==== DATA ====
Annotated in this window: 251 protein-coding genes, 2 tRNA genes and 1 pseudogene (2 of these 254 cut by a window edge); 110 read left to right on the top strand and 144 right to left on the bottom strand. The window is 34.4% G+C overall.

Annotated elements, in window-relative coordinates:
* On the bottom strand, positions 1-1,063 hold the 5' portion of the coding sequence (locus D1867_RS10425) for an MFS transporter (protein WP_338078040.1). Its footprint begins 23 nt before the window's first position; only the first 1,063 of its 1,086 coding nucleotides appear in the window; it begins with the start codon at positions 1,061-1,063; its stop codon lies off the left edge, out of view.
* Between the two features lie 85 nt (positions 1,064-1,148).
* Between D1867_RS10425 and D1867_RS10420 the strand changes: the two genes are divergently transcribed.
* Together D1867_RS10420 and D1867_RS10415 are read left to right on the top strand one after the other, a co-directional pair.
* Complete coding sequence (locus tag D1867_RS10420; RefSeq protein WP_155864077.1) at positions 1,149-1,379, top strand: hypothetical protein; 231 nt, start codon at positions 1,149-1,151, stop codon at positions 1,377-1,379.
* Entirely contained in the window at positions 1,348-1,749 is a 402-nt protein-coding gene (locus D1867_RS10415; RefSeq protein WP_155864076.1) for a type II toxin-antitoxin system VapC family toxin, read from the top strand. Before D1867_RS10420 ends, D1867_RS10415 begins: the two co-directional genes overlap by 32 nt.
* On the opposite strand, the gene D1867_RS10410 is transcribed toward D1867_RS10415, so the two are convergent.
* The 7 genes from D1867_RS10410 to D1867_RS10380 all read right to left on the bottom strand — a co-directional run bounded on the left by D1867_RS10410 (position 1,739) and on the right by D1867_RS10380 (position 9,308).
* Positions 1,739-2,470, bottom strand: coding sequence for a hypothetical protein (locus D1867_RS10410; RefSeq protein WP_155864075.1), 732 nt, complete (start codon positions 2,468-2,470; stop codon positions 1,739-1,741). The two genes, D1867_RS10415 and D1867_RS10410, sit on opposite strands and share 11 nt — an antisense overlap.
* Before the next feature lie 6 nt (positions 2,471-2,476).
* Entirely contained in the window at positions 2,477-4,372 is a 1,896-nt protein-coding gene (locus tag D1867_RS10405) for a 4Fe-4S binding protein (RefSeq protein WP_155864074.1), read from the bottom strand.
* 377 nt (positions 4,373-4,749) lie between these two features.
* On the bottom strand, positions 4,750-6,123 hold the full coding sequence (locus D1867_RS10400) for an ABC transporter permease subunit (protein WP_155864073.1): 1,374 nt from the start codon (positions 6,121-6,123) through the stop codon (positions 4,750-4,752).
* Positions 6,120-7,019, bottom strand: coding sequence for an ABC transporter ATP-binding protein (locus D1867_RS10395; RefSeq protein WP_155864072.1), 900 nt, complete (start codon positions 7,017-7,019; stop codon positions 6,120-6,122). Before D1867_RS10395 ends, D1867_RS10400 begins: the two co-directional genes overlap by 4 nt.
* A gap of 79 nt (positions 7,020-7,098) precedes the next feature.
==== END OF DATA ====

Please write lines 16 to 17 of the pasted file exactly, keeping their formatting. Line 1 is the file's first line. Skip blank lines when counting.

* Positions 6,120-7,019, bottom strand: coding sequence for an ABC transporter ATP-binding protein (locus D1867_RS10395; RefSeq protein WP_155864072.1), 900 nt, complete (start codon positions 7,017-7,019; stop codon positions 6,120-6,122). Before D1867_RS10395 ends, D1867_RS10400 begins: the two co-directional genes overlap by 4 nt.
* A gap of 79 nt (positions 7,020-7,098) precedes the next feature.